had active career recruiting by many of our exhibitors, especially for mechanics and technicians, but also for pilots, air traffic controllers and other positions as well," said WAI President Peggy
Chabrian. "Our members and conference attendees are proactive and steadfast; they are the top-tier candidates that any employer would want to hire." About 3,000 people from 15 countries attended the
event, which featured 125 exhibitors plus forums and workshops. Scholarships totaling $459,450 in value were awarded to WAI members at every stage of life from university students to some seeking a
midlife career change into aviation.
Five women were inducted into WAI's International Pioneer Hall of Fame: Jacqueline Cochran, the first woman to break the sound barrier; Patricia Malone, a U.S. Navy WAVE who trained aircraft
carrier-based pilots on instrument flight procedures; Ruth Nichols, who holds more than 35 aviation records; Dawn Seymour, the first woman accepted into the Civilian Pilot Training Program at Cornell
University; and Anna Timofeyeva-Yegorova, one of the most famous Soviet women to fly in a male combat regiment during World War II and holder of the Hero of the Soviet Union award.
The 21st Annual International Women in Aviation Conference will be held at Walt Disney World's Coronado Springs Resort in Lake Buena Vista, Fla., near Orlando, Feb. 25-27, 2010. For more
information, visit WAI.org.
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As the North American and European aviation industries retrench and regroup, the worldwide economic crisis seems to have missed China,
at least as far as investment in aviation projects is concerned. Aviation Industry Corporation of China (AVIC) announced today that it is investing $3 billion in three projects in the Beijing area
that would seem designed to vault the country into being a player in the international aviation market. According to China Daily, AVIC intends to build facilities to build engines, airborne systems and composite structures as it continues its aggressive campaign to build a homegrown aerospace
The move is part of a consolidation of the state-owned company in the past year and AVIC now has six divisions that cross the spectrum of the aviation industry, from large commercial jets to GA. To
further those goals, AVIC is perhaps taking advantage of the tough times in much of the aviation world by doing some headhunting. "Our goal is to become globally competitive," Gao Jianshe, the group's
executive vice president, told Reuters. "And to do that, we need executives with international experience."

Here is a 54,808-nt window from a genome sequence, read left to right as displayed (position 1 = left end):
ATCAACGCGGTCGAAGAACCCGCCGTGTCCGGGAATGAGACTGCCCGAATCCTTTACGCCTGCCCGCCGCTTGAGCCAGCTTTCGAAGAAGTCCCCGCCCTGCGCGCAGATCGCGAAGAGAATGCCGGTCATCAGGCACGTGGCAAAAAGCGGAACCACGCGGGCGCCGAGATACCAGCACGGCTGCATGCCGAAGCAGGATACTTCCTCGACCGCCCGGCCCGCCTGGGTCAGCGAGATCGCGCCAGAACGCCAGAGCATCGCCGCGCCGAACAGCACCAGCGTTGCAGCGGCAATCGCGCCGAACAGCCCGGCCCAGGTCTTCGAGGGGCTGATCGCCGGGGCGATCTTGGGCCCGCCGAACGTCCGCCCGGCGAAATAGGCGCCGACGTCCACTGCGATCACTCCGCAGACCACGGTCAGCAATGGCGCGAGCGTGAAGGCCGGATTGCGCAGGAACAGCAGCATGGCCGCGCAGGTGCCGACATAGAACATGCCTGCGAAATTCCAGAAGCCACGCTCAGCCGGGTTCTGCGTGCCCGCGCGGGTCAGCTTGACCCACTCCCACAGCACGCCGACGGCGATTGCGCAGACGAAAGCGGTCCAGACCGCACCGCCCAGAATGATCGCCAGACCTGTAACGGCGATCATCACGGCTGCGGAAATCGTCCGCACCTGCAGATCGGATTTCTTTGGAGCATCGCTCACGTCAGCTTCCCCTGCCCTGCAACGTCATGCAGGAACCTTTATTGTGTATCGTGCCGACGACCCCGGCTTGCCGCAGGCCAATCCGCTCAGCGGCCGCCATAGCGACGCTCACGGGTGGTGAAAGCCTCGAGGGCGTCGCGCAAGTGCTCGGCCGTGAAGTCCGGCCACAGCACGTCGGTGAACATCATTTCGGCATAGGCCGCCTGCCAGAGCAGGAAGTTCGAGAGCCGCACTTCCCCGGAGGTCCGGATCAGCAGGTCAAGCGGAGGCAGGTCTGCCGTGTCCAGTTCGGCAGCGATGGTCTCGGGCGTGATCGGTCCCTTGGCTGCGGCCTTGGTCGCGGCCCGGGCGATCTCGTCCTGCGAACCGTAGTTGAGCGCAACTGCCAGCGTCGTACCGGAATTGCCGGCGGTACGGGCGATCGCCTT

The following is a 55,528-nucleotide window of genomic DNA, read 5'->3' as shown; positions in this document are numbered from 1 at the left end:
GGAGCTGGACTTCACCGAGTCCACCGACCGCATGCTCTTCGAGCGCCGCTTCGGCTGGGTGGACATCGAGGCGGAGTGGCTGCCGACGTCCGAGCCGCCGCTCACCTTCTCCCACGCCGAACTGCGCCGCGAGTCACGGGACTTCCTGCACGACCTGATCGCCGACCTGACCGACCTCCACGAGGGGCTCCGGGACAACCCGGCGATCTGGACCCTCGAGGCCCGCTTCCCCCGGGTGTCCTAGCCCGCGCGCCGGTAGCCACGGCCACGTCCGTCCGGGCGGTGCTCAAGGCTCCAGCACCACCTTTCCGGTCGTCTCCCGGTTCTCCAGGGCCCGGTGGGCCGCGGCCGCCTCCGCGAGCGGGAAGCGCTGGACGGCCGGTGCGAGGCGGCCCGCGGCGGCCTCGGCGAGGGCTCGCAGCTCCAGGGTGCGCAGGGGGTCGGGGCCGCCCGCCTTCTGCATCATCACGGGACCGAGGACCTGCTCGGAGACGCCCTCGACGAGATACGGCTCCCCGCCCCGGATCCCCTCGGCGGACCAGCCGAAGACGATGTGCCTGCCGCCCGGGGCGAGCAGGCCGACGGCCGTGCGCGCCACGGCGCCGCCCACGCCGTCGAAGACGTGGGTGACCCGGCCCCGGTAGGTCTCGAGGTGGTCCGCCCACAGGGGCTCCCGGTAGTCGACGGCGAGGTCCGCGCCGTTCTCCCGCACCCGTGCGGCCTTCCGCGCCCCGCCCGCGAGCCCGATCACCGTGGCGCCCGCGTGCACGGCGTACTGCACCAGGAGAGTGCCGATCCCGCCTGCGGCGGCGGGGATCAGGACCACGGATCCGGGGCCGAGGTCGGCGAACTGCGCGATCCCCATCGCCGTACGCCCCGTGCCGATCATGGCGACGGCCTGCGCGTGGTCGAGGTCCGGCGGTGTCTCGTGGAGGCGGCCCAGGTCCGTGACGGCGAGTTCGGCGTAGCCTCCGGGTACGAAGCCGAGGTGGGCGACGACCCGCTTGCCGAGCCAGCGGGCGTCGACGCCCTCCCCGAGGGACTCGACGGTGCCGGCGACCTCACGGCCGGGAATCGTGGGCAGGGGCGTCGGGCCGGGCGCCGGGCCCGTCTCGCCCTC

Recall last summer that we reported on a new proposed
replacement for 100LL that would be both cheaper than avgas and have higher octane. While we don't yet know about the cheaper part, the FAA's initial testing has revealed that Swift Fuel has a slightly higher octane than 100LL and has excellent resistance to detonation, something other fuels haven't been able to
achieve without lead as an octane booster. The new fuel contains about 13 percent more heat value than avgas, but it's also about a pound heavier per gallon. It meets most of the requirements of the
ASTM D 910 standard for avgas.
The FAA's Hughes Technical Center in Atlantic City, N.J., completed technical testing on Swift Fuel in mid-January, reporting an octane value of 104.4. Worth noting is that the tech center's
testing doesn't constitute industry or FAA approval of the fuel, but is rather a first run at examining the concept.
Swift proposes to make its fuel from cellulosic biomassswitch grass and agricultural waste, for examplefor a manufactured price of under $2 a gallon, according to a proposal it
presented to an industry research council last year. Although Swift Fuel produces alcohol in its process, the fuel is not ethanol-based but rather combines acetone compounds derived from fermentation
of biomass. Swift is continuing its testing through 2009 and seeking investors to fund further research and industrial rollout of the product.
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(The results will appear in a future issue of Aviation Consumer. For subscription information, click
Our sister publication, Aviation Consumer magazine, wants to hear about your experiences with engine warranties. We'd like to
know about warranties of new or remanufactured engines from the factory, field overhauls and "boutique" engine shops. In your opinion, was the warranty sufficient? Did you encounter problems after
installation, and were they resolved to your satisfaction? Did any factory, overhauler or installer go beyond their warranty to address any problems?
Please send a note to email@example.com and let us know your experiences, including the factory or shop
doing the work, the aircraft type and the nature of any problems.
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via email to firstname.lastname@example.org. You're a part of our team ... often, the best part.
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Last week, we asked AVweb readers to reflect on the legacy of Eclipse Aviation.
Despite the bumps and bruises of Eclipse's long shutdown, most of you felt the journey was worthwhile. One-third of those who answered our poll said new technologies were developed